New York Poker Bill Drops Bad Actor Clause

pokerState Senator John Bonacic has reintroduced a bill to authorize online poker in the Empire State, but dropped a “bad actor” clause that would have prevented PokerStars from applying for one of ten available licenses.

Senator Bonacic’s bill would authorize the New York State Gaming Commission to award a total of ten online poker licenses, each valid for ten years and subject to a $10m fee.

“New Yorkers are today spending millions on overseas, illegal gaming sites that have no consumer protections or effective restrictions to keep minors from playing,” Bonacic, the Republican chairman of the Senate’s gaming committee, told GamblingCompliance in a statement.

“I believe we need to start having a discussion on addressing this issue,” he said. “That is why I have introduced legislation which would regulate online poker here in New York to protect consumers, prevent underage gaming, and combat problem gaming.”

Although Bonacic’s bill is similar to the version he previously introduced in 2014, it notably removes a so-called “bad actor” provision prohibiting licensing of entities that continued to accept or facilitate online wagers after the federal Unlawful Internet Gambling Enforcement Act (UIGEA) was enacted in 2006.

“I felt that it would be best for the gaming commission, when performing the proposed suitability review, to determine whether or not certain organizations should be authorized to conduct online poker based upon their previous actions,” Bonacic said.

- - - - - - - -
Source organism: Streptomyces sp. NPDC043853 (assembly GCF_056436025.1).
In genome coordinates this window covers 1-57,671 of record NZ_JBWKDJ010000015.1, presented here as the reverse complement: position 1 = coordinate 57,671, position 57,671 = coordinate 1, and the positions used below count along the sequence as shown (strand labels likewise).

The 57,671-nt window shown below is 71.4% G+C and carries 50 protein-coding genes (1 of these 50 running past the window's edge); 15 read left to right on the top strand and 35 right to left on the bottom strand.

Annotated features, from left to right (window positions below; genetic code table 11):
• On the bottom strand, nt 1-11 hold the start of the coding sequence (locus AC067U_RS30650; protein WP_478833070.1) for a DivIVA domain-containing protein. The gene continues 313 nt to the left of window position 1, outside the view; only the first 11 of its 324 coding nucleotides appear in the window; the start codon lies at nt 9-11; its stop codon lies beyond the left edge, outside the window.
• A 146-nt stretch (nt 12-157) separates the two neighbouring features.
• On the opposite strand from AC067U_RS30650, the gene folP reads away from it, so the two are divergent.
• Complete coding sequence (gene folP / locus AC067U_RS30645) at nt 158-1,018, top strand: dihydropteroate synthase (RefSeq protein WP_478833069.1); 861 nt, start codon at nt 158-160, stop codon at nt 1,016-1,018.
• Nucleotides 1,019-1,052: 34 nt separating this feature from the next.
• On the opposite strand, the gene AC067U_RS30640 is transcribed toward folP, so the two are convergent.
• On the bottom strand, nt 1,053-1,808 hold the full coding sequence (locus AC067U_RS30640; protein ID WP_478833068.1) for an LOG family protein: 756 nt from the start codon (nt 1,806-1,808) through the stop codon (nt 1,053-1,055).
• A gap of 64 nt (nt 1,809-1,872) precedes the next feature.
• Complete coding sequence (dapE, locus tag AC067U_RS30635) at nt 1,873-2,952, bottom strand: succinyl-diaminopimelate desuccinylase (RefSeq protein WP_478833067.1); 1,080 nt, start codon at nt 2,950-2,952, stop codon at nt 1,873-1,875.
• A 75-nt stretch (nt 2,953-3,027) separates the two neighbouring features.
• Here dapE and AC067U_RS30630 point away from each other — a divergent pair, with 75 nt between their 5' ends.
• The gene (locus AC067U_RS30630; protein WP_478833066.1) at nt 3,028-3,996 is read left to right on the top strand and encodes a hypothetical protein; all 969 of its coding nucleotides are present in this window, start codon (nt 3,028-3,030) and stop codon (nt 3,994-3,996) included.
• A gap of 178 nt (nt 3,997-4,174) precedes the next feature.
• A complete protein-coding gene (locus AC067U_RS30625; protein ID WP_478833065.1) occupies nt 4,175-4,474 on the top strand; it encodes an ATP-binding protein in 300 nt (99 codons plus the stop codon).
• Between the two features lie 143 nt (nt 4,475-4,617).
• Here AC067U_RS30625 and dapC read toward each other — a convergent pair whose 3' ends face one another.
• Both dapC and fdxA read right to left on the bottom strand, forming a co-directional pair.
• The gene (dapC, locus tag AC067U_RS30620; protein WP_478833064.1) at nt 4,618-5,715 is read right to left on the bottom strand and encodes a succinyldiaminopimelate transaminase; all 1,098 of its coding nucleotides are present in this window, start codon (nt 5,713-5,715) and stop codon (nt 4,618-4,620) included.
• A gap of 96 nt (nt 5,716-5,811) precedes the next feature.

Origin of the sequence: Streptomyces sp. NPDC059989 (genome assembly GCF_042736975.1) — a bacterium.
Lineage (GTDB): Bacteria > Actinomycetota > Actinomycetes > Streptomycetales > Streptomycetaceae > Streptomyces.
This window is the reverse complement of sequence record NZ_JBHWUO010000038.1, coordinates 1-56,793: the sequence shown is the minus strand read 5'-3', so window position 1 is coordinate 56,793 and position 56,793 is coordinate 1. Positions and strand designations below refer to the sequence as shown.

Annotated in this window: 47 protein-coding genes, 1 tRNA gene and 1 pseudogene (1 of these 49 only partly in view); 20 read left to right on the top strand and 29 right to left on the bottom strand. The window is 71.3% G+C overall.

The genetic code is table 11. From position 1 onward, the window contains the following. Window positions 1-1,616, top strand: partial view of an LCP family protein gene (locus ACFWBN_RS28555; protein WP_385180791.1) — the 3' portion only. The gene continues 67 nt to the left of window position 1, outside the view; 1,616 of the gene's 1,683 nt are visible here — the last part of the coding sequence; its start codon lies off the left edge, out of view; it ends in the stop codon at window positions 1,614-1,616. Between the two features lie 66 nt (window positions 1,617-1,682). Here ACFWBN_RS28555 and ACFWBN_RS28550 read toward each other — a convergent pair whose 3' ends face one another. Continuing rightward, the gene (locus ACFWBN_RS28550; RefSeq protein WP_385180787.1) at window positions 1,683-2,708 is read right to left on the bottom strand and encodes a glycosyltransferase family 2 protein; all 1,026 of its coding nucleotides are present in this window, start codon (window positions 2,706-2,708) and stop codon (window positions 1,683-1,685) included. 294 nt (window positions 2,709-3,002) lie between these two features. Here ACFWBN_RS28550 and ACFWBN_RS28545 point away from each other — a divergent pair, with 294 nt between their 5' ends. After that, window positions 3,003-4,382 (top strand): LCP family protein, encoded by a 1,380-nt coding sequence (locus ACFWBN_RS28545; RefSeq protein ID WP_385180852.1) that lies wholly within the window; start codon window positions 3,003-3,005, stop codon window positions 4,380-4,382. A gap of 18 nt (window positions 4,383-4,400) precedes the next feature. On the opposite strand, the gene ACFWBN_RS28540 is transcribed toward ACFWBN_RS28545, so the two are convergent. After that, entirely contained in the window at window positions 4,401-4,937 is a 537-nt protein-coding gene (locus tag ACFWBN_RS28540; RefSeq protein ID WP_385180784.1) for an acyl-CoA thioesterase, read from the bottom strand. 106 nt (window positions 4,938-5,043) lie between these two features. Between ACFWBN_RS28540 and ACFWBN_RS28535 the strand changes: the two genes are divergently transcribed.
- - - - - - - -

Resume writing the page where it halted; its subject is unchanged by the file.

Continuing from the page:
Observers said Bonacic likely decided to drop the requirement to allow the world’s largest online poker operator a chance to enter the market.

“PokerStars is the entity that seems to create the market,” said Joseph Kelly, a professor of business law at SUNY College Buffalo and an expert on New York gaming policy.

Although Bonacic’s bill lacks a bad actor restriction, it would still require regulators to perform strict due diligence on license applicants, said David Klein, managing partner of law firm Klein, Moynihan and Turco in New York City.

“All of the licensees will have to go through a process to get approved,” Klein told GamblingCompliance. “They have to demonstrate that all of the principals are persons of good
character, honesty and integrity and their activities will not pose a threat to the public interest in any way.”

To maximize the amount of possible revenues, Klein said it would make sense to allow PokerStars, now owned by Canada’s Amaya, to compete in the market.

Bonacic’s bill would require operators to pay a 15 percent tax on poker revenues.

“New York wants to bring in as much money as possible and to compete with neighboring states like New Jersey and potentially Pennsylvania,” he said. “If they are going to roll this out, they want to make this a success.”

The bill would also allow New York to participate in interstate compacts like the agreement between Nevada and Delaware.

“The interstate compact clause allows New York to plan into the future to have deals with Nevada and New Jersey so respective state residents can play on each other’s platforms,” said Klein.

Klein estimates that Bonacic’s bill has no better than a 50-50 chance of passing this year due to the competing gaming interests in the state.

“You are dealing with the tribes and you have to take into consideration the pari-mutuel operations at the racinos,” he said.

Given the process to license New York’s first commercial casinos was recently extended, Kelly said online poker may be unlikely to move forward for several years.

Kelly also noted that Bonacic’s current proposal contrasts with the licensing approach taken by New Jersey and other states that have already approved online gaming.

“If and when it picks up any traction, there will probably be an amendment to the bill to only allow the land-based casinos and racinos to operate online poker,” Kelly predicted.

New York’s 2015 legislative session concludes on June 19, but bills introduced this year are allowed to carry over into 2016.

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Source: GamblingCompliance, May 15, 2015 Issue

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